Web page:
A frantic Friday includes a preview of the Grammy’s from Entertainment Tonight’s Kevin Frazier…Click the link above to listen.
If you’ve driven by the site of the new Vikings stadium lately, you’ve noticed that a lot of progress has been made. The stadium is now nearly 40 percent complete.
It still sounds the same at the Minnesota High School Prep Bowl, with bands belting out the tunes, fans cheering their lungs out. But cheering in comfort depends on your layers. Holdingford fan Angie Lichy and her boys brought a little extra to TCF Bank Stadium in Minneapolis. “We have sleeping bags, lots of layers of clothes and … I made the boys wear their long underwear,” Lichy said.
It’s been more than three decades since the last time the Minnesota high school football championship was played outdoors. And like this year, weather played a key part. David McCoy shows why the 1981 was a game memorable for more than just its place in history.
The NCAA announced Friday that Minneapolis will host the 2019 NCAA Final Four tournament. Eight states were competing to host. The announcement was made at TCF Bank Stadium Friday night.
Cold weather isn’t stopping work on the new Vikings stadium. The project hasn’t missed a beat since cold weather invaded the area earlier than usual.
Though the label will only last for two years, the Minnesota Vikings are an outdoor team again. Their winter-weather mettle is about to be tested. The high on Sunday at Chicago has been predicted at 34 degrees, and then the Vikings have three straight games at their temporary home stadium on the University of Minnesota campus.
It’s state tournament time in Minnesota, and it will cost more for some schools to make the trip this year. The Minnesota State High School League has warned schools to expect smaller reimbursement checks at the end of the school year. Mayer Lutheran may only be home to 180 students, but on Friday nearly all of them made the 45-mile trip to St. Paul to see their team compete on the volleyball court.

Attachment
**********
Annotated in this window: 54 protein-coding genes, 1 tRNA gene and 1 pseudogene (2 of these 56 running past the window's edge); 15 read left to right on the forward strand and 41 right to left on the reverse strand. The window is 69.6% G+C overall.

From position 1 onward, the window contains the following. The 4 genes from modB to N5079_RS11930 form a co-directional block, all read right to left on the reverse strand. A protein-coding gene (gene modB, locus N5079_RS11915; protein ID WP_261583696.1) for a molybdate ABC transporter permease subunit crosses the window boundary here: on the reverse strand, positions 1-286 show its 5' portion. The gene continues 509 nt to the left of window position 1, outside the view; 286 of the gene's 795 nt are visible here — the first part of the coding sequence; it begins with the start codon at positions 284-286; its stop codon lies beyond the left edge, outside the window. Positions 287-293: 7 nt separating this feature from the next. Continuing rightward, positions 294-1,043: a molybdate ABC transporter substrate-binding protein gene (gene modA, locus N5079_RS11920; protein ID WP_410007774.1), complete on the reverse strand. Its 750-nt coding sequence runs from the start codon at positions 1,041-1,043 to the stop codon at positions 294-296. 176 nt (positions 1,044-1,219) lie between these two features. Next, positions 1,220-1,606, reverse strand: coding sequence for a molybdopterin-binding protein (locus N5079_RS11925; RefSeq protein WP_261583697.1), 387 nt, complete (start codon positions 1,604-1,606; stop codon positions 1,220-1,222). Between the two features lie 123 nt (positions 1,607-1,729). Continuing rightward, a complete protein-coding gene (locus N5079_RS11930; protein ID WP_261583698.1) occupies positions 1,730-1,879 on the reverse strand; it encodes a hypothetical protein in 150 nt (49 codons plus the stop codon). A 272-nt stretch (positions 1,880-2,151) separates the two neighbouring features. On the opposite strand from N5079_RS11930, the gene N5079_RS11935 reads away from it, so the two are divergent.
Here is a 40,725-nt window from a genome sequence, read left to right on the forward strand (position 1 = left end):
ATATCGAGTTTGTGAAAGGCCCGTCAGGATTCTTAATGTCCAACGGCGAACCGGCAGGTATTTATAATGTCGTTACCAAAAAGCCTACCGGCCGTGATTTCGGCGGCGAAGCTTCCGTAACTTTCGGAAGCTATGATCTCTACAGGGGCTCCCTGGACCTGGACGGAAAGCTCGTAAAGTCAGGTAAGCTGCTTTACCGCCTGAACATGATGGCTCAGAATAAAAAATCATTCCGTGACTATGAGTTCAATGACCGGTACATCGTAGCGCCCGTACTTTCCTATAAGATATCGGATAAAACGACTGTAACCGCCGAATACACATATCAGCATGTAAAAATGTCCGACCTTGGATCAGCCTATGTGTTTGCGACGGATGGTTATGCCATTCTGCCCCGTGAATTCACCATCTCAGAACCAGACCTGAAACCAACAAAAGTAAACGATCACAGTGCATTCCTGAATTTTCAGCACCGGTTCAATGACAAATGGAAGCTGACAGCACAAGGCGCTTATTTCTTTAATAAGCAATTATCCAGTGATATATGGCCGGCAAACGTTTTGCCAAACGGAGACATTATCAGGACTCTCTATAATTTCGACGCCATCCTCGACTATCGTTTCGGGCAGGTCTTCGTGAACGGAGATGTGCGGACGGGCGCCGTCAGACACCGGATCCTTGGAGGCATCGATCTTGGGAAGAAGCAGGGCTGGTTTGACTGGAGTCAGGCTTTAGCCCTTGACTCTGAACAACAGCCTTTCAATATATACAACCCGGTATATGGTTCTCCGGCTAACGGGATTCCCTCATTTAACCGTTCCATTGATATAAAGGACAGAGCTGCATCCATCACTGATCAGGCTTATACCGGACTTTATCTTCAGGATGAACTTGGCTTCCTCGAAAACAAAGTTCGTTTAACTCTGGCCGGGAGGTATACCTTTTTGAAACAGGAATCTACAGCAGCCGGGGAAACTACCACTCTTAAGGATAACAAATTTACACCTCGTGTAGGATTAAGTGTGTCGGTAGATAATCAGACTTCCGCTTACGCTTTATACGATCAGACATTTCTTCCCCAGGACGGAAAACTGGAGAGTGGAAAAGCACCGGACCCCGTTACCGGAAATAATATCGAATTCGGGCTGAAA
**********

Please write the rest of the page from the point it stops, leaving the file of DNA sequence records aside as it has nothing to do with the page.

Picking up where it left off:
Brandon from Plymouth, Minn. has been thinking about the old Metrodome sign on Interstate 394. He wants to know: when are the signs coming down? The short answer is those signs will come down when they have new ones to put up.
It’s the kind of scene that makes you stop in wonder Until now, only few have gotten such a front row view of the new Vikings Stadium. WCCO got to go inside the $800 million project Monday afternoon. The pillar, which is the spine of the entire building, will take a year to build.
The Metrodome may be gone, but a piece of its football history lives on in another stadium. For more than 30 years, the goal of every high school football team in Minnesota was to make it to the Prep Bowl at the Metrodome.
The Minnesota Twins and the city of Minneapolis found new locations for the two streets commemorating the Twins’ Hall of Famers, Kirby Puckett and Rod Carew. Kirby Puckett Place and Rod Carew Drive will be relocated next to Target Field.